Is there a word for trifecta, but for a group of four? Okay so it’s called a “superfecta” and apparently both words have to do with horse racing. Who knew? Anyway, as of Tuesday night I have hit the concert superfecta. I have seen all four of my favorite (current) bands live. Last year I was lucky enough to see Florence + the Machine, Bon Iver, and what was the best concert of my young life: Mumford and Sons. Two short days ago, my list was complete when I saw Arcade Fire at the Webster Bank Arena in Bridgeport, CT.
My favorite part of the Reflecktor Tour was the fact that the band asked attendees to dress either formally or in costume for the concert. I love any excuse to dress up. There were so many great outfits too; it didn’t matter that my friend and I arrived over two hours before the doors even opened because I was enjoying people watching way too much. There was a guy dressed as Waldo. The Ronald McDonald Gang. Lots of different kinds of masks. Two guys wearing t-shirts under suit jackets, one that said “Normal Person” and the other that said “How Do You Do?” My personal favorite was an elderly couple wearing suit jackets with pieces of mirrors glued all over them. I hope to be that cool when I get older. Some people were dressed as if they had just come from work-which they probably had. It was a very eclectic crowd.
Plus, before the concert started there was so much to do. Besides the usual food and drinks and merchandise, there was also a photo booth where you could take a picture (see mine below) and make a donation to the charity the band supports, Partners in Health. A dollar from every ticket sold also went to the organization. Win announced during the concert that the money was being used to re-build a teaching hospital in Haiti since the previous one had been destroyed during the earthquake, killing most of the students inside.
The two opening acts for this first leg of the Reflektor Tour were Kid Koala and Dan Deacon. Both were DJ acts that served to hype up the crowd before Arcade Fire made their appearance. Kid Koala was especially cool to watch because he actually used turn tables rather than a laptop. And yes, he was dressed like a Koala. During Deacon’s performance the people in the general admission standing area (aka not me) were encouraged to have a dance off while we watched from the bleachers. The music was mostly electric and fun, but since I was sitting removed from the general audience there was a sense of disconnect. I watched rather than participated, but still enjoyed myself.
Arcade Fire came onto the stage at around 8:45 pm and opened with the single and title track of their album, “Reflektor.” It is incredible how they sound live, I could not get over the fact that they sounded EXACTLY like the CD I had listened to so many times including my drive to Connecticut. Sometimes just listening to their polished, multi-instrumental, multilingual music you forget that at their core Arcade Fire is a rock band. And man can they rock. Win Bulter and co. played almost nine songs without pausing in between to talk. I love concerts where the band doesn’t try to ask, “Are you having a good time?” or “Make some noise!” We were there for the music and that is what we got. And while I loved and enjoyed every minute of the concert, I will have to say that it did not come close to seeing Mumford and Sons last year. That concert will remain my favorite of all time, and will be pretty impossible to top. Mumford and Sons have spoiled me in that way because attending one of their concerts is an almost religious experience full of love and joy. Arcade Fire was a rollicking, fun, dancey time, but it did not change my life in quite the same way and it is completely no fault of theirs.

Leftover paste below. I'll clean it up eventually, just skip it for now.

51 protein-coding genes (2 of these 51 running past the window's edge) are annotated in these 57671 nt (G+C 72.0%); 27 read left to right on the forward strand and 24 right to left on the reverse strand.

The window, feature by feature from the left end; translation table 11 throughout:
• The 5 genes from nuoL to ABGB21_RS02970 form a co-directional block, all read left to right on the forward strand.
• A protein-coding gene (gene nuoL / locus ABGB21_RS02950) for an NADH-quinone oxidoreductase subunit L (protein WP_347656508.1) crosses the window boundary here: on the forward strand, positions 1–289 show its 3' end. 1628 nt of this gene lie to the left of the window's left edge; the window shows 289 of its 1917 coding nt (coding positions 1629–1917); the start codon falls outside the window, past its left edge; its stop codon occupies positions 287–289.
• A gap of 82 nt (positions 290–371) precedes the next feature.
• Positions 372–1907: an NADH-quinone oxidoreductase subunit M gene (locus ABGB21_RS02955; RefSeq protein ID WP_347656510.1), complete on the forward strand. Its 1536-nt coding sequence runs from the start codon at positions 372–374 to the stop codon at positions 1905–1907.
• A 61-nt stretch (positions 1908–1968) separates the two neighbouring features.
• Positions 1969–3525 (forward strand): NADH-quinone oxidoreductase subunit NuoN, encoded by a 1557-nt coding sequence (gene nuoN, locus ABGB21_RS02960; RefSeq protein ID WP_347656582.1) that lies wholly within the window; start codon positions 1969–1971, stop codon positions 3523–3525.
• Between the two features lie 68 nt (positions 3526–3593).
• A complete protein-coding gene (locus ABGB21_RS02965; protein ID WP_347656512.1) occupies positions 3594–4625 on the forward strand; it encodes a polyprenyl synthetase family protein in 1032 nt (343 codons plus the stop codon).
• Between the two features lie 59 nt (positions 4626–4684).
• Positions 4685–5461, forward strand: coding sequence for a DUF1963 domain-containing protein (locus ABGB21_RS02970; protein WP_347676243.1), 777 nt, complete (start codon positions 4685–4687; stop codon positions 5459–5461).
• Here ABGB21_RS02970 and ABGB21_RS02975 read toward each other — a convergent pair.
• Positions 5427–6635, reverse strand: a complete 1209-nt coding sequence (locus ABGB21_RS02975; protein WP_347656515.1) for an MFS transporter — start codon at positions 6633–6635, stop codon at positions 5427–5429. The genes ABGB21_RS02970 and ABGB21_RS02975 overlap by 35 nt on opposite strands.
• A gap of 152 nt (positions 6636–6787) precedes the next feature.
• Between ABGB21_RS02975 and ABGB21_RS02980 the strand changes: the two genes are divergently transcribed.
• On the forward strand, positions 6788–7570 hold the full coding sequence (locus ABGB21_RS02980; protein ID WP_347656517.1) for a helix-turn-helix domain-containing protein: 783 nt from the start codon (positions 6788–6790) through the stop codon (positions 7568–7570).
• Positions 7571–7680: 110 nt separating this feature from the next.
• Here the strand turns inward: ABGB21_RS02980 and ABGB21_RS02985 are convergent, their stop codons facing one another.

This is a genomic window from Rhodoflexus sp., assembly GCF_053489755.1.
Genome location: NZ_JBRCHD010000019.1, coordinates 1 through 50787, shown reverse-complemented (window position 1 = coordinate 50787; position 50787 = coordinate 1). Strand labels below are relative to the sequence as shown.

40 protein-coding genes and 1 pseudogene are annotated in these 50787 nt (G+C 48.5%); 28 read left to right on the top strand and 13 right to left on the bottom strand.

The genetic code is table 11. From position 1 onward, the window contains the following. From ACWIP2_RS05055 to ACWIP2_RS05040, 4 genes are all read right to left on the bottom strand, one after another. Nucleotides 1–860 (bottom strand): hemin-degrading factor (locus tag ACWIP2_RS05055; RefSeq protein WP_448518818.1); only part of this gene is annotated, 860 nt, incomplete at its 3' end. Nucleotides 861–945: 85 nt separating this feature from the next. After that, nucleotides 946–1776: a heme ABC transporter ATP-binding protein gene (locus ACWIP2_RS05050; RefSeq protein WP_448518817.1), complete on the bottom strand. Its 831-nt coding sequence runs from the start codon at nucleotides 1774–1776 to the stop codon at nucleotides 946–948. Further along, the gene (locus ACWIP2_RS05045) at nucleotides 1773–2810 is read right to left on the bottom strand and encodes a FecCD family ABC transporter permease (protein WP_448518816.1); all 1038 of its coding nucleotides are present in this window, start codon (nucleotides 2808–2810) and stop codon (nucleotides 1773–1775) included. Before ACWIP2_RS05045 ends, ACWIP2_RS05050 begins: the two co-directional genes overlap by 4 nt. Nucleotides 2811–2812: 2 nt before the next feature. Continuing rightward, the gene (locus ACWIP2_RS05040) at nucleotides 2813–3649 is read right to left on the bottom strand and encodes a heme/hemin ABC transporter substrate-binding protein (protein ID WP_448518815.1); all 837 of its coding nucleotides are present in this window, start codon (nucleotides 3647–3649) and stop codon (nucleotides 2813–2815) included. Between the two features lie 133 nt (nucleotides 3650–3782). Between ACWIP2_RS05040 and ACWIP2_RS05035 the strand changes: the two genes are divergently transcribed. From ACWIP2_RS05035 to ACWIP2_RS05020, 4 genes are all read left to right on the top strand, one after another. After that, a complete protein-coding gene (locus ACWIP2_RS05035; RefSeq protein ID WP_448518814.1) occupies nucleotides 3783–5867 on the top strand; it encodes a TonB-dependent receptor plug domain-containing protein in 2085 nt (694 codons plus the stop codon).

The music was incredible and the new album fit the large stadium setting just right. Win Bulter wasn’t afraid to use every single inch of the stage, whether he was climbing on speakers or hitting a drum against the floor. Régine Chassagne was a ball of energy, running back and forth between stages, jumping between instruments and dancing with streamers. I cannot image how they keep up the same intensity night after night. Sarah Neufeld was particularly wonderful on the violin, bringing a haunting, romantic sound to the songs. I was sad they didn’t play”Porno,” which is my favorite song from the Reflektor. I did love the performance of “It’s Never Over (Hey Orpheus)” because Régine sang her part on a separate stage with a person in a skeleton costume dancing behind her; the distance from Win and the creepy figure amplified the meaning of the song. The band’s final song was “Wake Up” and if you haven’t experienced it, there are really few words to explain the feeling of belting out one of your favorite songs alongside thousands of others doing the same (while confetti falls from the sky).
- Flash Bulb Eyes
- Neighborhood #3 (Power Out)
- Rebellion (Lies)
- Joan of Arc
- The Suburbs
- Ready to Start
- Neighborhood #1 (Tunnels)
- We Exist (Which Win said was about a gay son talking to his father. I had no idea, but it makes sense when you listen to the lyrics)
- No Cars Go
- It’s Never Over (Hey Orpheus)
- Sprawl II (Mountains Beyond Mountains)
- Your Body Is a Wonderland (pretend)
- Normal Person
- I have no idea, but I think it was a cover
- Here Comes the Nighttime
- Wake Up
- I apologize for the pretty terrible pictures. I forgot my camera at home and only had my phone.
- The band really missed a prime opportunity to call this the ReflekTOUR
- This is my 50th post! Thanks for reading everyone!